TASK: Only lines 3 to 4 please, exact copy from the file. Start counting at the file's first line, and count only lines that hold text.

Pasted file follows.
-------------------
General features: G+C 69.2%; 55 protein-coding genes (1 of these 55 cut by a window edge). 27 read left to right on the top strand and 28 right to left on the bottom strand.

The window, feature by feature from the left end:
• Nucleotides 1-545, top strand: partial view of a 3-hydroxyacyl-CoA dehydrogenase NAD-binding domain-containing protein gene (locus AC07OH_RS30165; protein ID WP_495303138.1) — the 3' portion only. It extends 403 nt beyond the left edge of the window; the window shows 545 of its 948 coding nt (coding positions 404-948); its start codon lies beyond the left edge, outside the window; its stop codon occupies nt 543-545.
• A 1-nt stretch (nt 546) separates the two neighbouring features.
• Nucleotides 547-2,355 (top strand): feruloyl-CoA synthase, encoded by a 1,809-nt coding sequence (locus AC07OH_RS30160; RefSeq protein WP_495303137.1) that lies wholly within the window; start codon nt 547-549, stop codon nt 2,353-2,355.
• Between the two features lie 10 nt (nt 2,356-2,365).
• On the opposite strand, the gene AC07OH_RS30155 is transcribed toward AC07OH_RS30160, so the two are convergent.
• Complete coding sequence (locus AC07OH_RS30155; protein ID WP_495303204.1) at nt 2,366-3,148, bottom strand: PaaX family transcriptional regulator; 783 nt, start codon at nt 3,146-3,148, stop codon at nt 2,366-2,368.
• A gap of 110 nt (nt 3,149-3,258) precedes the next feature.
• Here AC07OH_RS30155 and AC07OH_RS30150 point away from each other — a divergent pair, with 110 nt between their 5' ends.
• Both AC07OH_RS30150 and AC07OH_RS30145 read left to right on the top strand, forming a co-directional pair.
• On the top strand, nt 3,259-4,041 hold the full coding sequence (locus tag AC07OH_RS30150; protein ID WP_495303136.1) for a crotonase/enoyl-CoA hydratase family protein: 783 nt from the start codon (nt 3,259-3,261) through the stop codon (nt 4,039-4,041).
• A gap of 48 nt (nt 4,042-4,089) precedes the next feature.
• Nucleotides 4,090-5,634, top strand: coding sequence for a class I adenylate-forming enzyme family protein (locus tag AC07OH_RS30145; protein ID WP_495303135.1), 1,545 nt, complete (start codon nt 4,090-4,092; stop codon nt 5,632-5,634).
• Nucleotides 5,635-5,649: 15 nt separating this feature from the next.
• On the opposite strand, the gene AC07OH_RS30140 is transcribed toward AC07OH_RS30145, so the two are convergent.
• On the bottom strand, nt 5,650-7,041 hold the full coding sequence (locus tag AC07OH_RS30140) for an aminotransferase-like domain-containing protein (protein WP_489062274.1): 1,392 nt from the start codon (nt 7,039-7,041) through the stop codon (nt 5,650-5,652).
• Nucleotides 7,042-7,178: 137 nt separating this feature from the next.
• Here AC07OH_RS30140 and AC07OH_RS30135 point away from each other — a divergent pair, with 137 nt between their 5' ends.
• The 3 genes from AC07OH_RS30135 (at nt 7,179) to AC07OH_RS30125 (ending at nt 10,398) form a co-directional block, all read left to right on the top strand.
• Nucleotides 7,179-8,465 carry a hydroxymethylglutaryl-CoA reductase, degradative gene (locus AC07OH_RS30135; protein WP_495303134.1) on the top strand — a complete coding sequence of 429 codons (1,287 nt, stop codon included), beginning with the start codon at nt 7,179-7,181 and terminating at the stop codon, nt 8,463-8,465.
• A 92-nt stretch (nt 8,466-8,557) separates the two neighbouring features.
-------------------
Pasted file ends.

• Nucleotides 1-545, top strand: partial view of a 3-hydroxyacyl-CoA dehydrogenase NAD-binding domain-containing protein gene (locus AC07OH_RS30165; protein ID WP_495303138.1) — the 3' portion only. It extends 403 nt beyond the left edge of the window; the window shows 545 of its 948 coding nt (coding positions 404-948); its start codon lies beyond the left edge, outside the window; its stop codon occupies nt 543-545.
• A 1-nt stretch (nt 546) separates the two neighbouring features.